This is the kind of thing we would expect from totalitarian regimes whose leaders wind up before the International Criminal Court. Instead we build statues for these monsters, we name great structures after them and put their faces on our currency.
In Ancient Rome, the punishment for tyrants who escaped justice was to have their graves dug up and their carcasses tossed into the Tiber with the rest of the garbage. This feels relevant today.
It would be a mistake for us to think of this as just a “dark chapter” in our history, as Justin Trudeau and so many other politicians and pundits described it this week.
There are still thousands of residential school survivors living across Canada today. They carry our atrocities in their bones, they passed them onto their children and grandchildren because that’s how genocide works.
When I had the chance to meet survivors at the Truth and Reconciliation Commission eight years ago, there was a sense of hope that we could begin to heal. Not just the survivors but the perpetrators of these crimes and their descendants.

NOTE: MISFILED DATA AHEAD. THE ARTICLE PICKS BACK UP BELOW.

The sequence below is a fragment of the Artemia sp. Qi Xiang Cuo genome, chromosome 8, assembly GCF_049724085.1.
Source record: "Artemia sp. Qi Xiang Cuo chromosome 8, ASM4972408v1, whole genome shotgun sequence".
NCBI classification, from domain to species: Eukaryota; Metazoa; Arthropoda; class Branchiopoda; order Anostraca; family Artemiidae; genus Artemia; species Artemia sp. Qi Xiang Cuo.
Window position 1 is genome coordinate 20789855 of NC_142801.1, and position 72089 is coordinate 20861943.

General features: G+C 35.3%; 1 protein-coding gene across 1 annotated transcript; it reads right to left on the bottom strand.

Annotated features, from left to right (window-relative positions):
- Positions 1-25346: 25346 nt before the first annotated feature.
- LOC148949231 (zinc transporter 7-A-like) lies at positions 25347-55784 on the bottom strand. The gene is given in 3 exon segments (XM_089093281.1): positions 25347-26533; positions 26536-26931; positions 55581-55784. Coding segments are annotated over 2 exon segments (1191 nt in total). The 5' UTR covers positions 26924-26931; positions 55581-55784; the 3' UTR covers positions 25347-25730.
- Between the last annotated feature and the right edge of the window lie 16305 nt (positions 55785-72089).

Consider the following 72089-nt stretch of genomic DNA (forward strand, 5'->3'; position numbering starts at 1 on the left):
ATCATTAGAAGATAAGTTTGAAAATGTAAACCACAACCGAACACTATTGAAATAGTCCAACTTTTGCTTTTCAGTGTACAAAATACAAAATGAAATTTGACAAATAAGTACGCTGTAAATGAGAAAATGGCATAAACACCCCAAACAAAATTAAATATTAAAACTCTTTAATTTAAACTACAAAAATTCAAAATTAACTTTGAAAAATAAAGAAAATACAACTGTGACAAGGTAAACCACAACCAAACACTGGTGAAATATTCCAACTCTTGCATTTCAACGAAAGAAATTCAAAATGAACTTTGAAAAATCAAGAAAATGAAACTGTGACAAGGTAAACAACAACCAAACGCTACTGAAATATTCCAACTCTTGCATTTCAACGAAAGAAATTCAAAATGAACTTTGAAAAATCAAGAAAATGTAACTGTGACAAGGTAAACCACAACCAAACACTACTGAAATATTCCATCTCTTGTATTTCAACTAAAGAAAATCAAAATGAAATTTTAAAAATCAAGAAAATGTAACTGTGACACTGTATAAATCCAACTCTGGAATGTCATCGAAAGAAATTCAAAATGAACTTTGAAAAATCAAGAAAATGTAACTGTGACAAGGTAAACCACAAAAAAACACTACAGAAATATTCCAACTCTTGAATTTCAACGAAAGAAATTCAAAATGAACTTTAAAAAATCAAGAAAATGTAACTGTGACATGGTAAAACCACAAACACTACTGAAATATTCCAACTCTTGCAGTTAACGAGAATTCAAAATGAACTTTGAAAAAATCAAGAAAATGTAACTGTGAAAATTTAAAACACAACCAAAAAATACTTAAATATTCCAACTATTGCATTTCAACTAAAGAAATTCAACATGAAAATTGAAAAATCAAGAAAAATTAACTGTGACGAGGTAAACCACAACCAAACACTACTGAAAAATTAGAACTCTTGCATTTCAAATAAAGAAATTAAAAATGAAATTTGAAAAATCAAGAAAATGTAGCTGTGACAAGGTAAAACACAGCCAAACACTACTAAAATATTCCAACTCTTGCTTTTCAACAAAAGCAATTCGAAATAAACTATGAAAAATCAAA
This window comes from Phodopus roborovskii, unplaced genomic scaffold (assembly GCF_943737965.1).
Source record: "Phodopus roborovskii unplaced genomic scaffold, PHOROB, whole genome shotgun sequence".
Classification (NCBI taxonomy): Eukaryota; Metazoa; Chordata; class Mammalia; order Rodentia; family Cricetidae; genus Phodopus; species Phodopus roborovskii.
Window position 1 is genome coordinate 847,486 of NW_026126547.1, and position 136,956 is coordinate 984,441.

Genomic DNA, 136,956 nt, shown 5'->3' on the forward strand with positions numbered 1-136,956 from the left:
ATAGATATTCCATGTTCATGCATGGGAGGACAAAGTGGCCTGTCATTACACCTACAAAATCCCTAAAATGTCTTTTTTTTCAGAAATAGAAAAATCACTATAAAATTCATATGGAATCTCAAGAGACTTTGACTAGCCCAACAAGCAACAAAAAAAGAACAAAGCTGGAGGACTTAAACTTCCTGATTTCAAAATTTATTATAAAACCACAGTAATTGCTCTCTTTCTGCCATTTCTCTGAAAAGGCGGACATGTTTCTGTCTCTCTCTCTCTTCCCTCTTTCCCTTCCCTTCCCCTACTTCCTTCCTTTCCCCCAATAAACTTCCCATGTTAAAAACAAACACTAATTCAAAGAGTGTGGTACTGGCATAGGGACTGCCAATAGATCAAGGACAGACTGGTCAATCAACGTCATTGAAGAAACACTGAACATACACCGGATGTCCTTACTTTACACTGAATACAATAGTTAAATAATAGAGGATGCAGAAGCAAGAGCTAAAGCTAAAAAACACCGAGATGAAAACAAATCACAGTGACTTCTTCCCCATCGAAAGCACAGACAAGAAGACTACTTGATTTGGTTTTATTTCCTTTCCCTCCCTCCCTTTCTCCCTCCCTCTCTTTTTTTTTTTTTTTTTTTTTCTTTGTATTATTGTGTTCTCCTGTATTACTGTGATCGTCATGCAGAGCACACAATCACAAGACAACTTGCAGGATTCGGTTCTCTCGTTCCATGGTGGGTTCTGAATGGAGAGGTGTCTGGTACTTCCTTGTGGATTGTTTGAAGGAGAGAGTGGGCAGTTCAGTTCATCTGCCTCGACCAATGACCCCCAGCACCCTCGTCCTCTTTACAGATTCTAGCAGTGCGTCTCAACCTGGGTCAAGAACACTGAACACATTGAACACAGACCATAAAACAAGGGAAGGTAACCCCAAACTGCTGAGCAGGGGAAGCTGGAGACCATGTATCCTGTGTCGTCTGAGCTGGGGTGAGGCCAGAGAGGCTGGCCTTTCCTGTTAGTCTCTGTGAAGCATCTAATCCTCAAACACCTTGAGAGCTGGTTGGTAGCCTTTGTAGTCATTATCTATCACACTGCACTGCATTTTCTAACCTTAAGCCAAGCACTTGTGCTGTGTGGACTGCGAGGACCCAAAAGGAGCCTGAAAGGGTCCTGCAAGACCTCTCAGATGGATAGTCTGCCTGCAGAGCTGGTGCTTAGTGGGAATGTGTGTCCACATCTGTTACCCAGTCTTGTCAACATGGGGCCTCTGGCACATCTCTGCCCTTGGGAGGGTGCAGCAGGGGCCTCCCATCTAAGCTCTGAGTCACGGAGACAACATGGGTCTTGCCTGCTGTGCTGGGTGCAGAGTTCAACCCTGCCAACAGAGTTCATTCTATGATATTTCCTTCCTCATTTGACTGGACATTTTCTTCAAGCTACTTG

Elderly people would walk up to a stage at the Queen Elizabeth Hotel and talk about the things that were done to them. One, in particular, stands out as I type these words. He brandished a grainy photo and said “this is a picture of a child I never knew. This is a picture of me.”
They said they’d never be whole again, that even years after their ordeal they’d wake up screaming in the night. They never knew love and nothing they saw at these child prison camps would prepare them for parenthood.
So they came home not knowing who they were and struggled. Thousands had their kids taken from them by the state because the residential school policy was replaced by the Sixties Scoop. And some version of that policy lives on in jurisdictions across Canada.
There have been more Indigenous children in state care than there ever were in residential school. Thousands of them have died under the supervision of our governments. This is genocide.
When Ottawa finally decided to address the foster care crisis and transfer control of youth protection from the provinces back to First Nations in 2019, Quebec stood up and opposed this measure. The government of François Legault actually fought it in court.